To add to this, after you rust treat your bus (namely your floor, if you decide to rip up the floor?) and fix any rust holes you may have give it a good cost of anti rust paint. I used rustoleum primer and rustoleum protective enamel, but I know there are some other brands that people around here like.
Thank you for the suggestions, Iím definitely ripping up the floor and plan on using Rustoleum to prime and convert any rust. Thatís the very first thing I plan to do in the bus after gutting the seats and floor.
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Old 12-07-2018, 06:48 AM   #12
Bus Nut
 
Join Date: Oct 2017
Location: Virginia
Posts: 691
Year: 1971
Coachwork: Wayne
Chassis: International Loadstar 1700
Engine: 345 international V-8
speaking of meeting others, there is a post on this forum, and a facebook page too, about Skooliepalooza, a gathering of skoolie owners in Arizona in January.
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Old 12-07-2018, 06:54 AM   #13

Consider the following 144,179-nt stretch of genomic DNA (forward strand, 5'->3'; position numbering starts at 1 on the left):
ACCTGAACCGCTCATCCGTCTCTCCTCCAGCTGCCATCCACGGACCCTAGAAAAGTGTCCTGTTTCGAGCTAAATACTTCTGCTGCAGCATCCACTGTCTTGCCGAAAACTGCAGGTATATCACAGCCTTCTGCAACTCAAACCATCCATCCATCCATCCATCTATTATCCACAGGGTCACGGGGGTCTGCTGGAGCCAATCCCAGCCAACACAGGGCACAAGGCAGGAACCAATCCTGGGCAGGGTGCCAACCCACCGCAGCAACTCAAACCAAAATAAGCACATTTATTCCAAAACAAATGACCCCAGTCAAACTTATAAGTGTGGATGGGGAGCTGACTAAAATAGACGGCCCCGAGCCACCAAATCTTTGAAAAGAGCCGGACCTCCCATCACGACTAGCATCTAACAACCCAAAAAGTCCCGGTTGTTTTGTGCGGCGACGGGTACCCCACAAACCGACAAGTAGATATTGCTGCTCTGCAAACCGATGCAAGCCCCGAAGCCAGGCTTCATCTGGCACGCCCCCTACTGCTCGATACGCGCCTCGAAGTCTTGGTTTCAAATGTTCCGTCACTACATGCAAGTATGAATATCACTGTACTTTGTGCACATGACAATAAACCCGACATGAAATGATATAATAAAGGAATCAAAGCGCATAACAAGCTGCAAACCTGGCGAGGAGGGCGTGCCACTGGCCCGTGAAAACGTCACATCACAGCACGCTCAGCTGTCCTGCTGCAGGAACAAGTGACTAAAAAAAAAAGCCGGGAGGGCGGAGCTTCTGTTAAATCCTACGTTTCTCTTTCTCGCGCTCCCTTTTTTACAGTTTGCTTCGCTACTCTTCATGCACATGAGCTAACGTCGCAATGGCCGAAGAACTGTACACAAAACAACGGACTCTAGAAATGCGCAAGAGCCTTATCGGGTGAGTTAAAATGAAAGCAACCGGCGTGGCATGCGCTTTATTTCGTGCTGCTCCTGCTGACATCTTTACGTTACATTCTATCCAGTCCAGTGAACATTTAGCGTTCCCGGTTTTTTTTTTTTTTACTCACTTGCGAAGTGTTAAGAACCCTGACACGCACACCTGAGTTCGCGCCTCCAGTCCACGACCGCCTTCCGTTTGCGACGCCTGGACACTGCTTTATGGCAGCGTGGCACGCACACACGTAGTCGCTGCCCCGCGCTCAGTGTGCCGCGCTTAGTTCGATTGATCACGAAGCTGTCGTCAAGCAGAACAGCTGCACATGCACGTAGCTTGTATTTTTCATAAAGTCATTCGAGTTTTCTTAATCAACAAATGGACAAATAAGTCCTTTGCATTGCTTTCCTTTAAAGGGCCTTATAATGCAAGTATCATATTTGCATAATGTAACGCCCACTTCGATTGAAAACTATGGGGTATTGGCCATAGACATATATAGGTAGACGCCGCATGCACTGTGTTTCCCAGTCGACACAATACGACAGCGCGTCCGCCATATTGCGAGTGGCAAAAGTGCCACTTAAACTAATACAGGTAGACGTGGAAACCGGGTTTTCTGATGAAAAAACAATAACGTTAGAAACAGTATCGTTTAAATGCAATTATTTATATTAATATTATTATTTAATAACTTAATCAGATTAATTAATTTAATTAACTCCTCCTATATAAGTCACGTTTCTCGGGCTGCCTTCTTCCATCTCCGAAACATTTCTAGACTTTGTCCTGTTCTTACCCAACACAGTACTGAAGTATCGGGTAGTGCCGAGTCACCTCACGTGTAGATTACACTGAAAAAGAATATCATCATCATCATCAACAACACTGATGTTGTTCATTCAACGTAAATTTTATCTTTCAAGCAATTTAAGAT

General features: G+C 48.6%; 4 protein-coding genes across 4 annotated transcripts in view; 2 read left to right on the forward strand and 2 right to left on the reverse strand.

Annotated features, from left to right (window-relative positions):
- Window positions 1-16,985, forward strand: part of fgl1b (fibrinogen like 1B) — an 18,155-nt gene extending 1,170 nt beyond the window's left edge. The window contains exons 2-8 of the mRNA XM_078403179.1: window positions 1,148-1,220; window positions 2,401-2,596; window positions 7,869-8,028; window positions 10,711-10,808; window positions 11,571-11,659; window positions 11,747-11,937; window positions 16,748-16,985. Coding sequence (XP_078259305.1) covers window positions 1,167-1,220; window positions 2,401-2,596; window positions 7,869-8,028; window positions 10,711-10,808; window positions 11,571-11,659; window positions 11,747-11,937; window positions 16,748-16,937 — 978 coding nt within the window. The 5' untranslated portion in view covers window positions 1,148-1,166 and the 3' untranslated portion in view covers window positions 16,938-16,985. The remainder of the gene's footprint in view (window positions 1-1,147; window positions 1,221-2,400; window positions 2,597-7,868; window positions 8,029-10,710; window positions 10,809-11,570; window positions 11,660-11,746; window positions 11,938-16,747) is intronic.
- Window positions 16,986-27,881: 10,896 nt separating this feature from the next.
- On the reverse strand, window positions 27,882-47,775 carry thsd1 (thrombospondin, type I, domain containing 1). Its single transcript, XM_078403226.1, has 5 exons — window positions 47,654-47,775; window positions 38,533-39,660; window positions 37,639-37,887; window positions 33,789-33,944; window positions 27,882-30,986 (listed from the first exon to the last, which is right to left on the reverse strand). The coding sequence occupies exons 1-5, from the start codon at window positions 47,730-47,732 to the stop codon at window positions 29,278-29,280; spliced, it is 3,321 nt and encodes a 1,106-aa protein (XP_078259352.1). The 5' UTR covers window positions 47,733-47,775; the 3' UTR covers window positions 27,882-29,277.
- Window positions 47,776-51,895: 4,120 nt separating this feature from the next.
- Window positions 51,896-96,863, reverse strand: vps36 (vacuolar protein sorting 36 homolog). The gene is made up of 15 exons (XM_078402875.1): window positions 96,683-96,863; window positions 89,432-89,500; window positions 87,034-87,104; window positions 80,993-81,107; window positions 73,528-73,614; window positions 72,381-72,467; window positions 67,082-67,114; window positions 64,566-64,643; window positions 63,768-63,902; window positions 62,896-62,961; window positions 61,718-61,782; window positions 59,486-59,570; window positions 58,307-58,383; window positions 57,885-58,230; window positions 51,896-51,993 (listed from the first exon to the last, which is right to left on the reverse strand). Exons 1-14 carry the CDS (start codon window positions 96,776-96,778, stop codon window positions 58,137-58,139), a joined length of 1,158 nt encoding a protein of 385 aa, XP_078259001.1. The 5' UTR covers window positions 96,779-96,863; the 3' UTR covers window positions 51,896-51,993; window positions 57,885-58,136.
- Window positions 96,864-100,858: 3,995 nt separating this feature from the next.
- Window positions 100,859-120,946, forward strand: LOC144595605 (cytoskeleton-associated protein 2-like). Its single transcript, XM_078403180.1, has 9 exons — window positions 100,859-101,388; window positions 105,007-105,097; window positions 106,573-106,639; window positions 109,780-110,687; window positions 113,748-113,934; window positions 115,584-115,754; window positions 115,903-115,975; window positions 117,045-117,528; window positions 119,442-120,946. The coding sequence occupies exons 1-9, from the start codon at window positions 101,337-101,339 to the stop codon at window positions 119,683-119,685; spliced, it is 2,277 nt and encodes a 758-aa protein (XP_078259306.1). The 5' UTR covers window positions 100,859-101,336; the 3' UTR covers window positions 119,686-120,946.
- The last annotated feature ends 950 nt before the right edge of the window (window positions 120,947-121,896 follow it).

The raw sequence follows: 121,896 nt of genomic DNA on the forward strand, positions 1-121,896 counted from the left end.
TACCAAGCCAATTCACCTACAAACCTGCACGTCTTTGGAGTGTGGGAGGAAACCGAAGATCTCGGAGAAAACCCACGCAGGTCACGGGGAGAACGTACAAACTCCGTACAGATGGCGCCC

Bus Geek
 
Join Date: May 2009
Location: Columbus Ohio
Posts: 11,131
Year: 1991
Coachwork: Carpenter
Chassis: International 3800
Engine: DTA360 / MT643
Rated Cap: 7 Row Handicap
I used the rustoleumk tiust reformer on places in my DEV bus 2 years ago and its held up really well so far..

-Christopher
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Old 12-12-2018, 04:12 PM   #14
Mini-Skoolie
 
Join Date: Oct 2018
Location: SW Ontario, Canada
Posts: 17
Year: 2008
Chassis: G3500
Engine: 6.6 Duramax
Awesome! Good to see someone local, I am in Sarnia.
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Old 12-13-2018, 02:48 AM   #15
Bus Crazy
 
Join Date: Jul 2011
Location: Winlcok, WA
Posts: 2,100
I would get under the bus and get as much of that rust cleaned up and then apply some sort of rust convertor to seal it all up. Those body floor joists really need something done to them right away.